Bloemfontein man’s blood crucial in rabies fight

John Boulle has been donating blood for more than 50 years, and has played an integral part in fighting rabies infections. PHOTO: SUPPLEID

John Philippe Boulle, an almost 70-year-old Bloemfontein man, has played an integral part in the fight against rabies for more than 50 years. The animal scientist forms part of a very select group of blood donors who donate their plasma for the production of the rabies serum used to prevent this terrible disease from taking hold.

Boulle started donating whole blood as a student in 1973 when he was approached by a nurse in Durban who informed him about the special project that he is now part of. “She said that I was a good candidate to come and join the rabies plasma donation panel,” Boulle started. “They injected me and then after that they take a sample of blood to see if your body has reacted to the injection to produce antibodies.”

Boulle’s blood started producing antibodies, which allowed him to join the elite group of plasma donors. “They use the plasma, they extract the air out of the bag and then they freeze it. Then they send it down to Pinetown and it is used to make a rabies serum which, if you get bitten by a rabid dog, helps lock the proteins that come from the rabies virus. It locks the proteins so that you don’t get rabies,” he explained.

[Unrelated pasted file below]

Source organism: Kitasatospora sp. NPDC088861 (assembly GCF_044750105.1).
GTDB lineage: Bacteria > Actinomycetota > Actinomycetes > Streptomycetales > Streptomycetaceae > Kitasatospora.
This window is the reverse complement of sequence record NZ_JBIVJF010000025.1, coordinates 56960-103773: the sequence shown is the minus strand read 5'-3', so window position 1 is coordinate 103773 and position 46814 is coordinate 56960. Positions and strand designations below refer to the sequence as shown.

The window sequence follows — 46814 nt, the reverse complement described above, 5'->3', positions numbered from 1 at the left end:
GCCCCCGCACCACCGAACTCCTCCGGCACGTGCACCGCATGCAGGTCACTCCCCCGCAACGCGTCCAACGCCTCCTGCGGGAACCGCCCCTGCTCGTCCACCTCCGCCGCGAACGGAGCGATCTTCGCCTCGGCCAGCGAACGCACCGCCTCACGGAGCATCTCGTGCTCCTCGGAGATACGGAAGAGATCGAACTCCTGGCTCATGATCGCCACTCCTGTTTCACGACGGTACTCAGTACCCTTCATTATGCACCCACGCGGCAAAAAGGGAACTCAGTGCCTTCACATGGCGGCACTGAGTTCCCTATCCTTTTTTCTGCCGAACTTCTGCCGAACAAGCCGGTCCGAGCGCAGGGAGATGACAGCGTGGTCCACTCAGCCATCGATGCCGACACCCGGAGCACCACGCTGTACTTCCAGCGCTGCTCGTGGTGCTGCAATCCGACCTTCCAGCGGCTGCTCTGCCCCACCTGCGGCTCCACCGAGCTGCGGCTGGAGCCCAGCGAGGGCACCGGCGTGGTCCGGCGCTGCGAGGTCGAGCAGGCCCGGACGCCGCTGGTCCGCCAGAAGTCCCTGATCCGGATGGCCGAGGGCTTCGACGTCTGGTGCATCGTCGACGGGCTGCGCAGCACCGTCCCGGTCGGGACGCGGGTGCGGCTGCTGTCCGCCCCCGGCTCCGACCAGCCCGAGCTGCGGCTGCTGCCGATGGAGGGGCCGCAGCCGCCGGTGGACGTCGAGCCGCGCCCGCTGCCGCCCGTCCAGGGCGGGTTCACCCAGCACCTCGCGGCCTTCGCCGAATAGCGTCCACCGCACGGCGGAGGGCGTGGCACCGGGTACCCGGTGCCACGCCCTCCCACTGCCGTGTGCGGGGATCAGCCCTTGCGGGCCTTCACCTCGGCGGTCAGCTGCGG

The plasma is used to make the rabies serum that saves people from the dreaded disease. PHOTO: SUPPLIED

What makes Boulle’s case so unique is that he last received a booster jab of rabies more than ten years ago. “So what that means is that my body keeps on producing antibodies without being boosted,” he said, “which is a phenomenon which they said they’d never seen before.”

Apart from the times that Boulle has been ill, having previously been infected with malaria in Uganda in the late 1970’s and a time he got Q fever, he has been a committed donor, donating every six weeks.

Boulle’s view every six weeks for over 50 years. PHOTO: SUPPLIED

“It’s a privilege to be able to say that it’s happened to me and that I’ve given somebody the opportunity of life,” he said, “I still believe that for as long as I’m healthy and normal, why not do it?”

Boulle went on, saying: “The fact is, when you’ve done a donation like that, you know that you’ve given something for free, and it’s a gift of life to other people.”

John Boulle will be donating his 350th unit of blood on Friday morning at SANBS Victorian Square, and he encourages everyone in the city to become active blood donors.

Warren Hawkins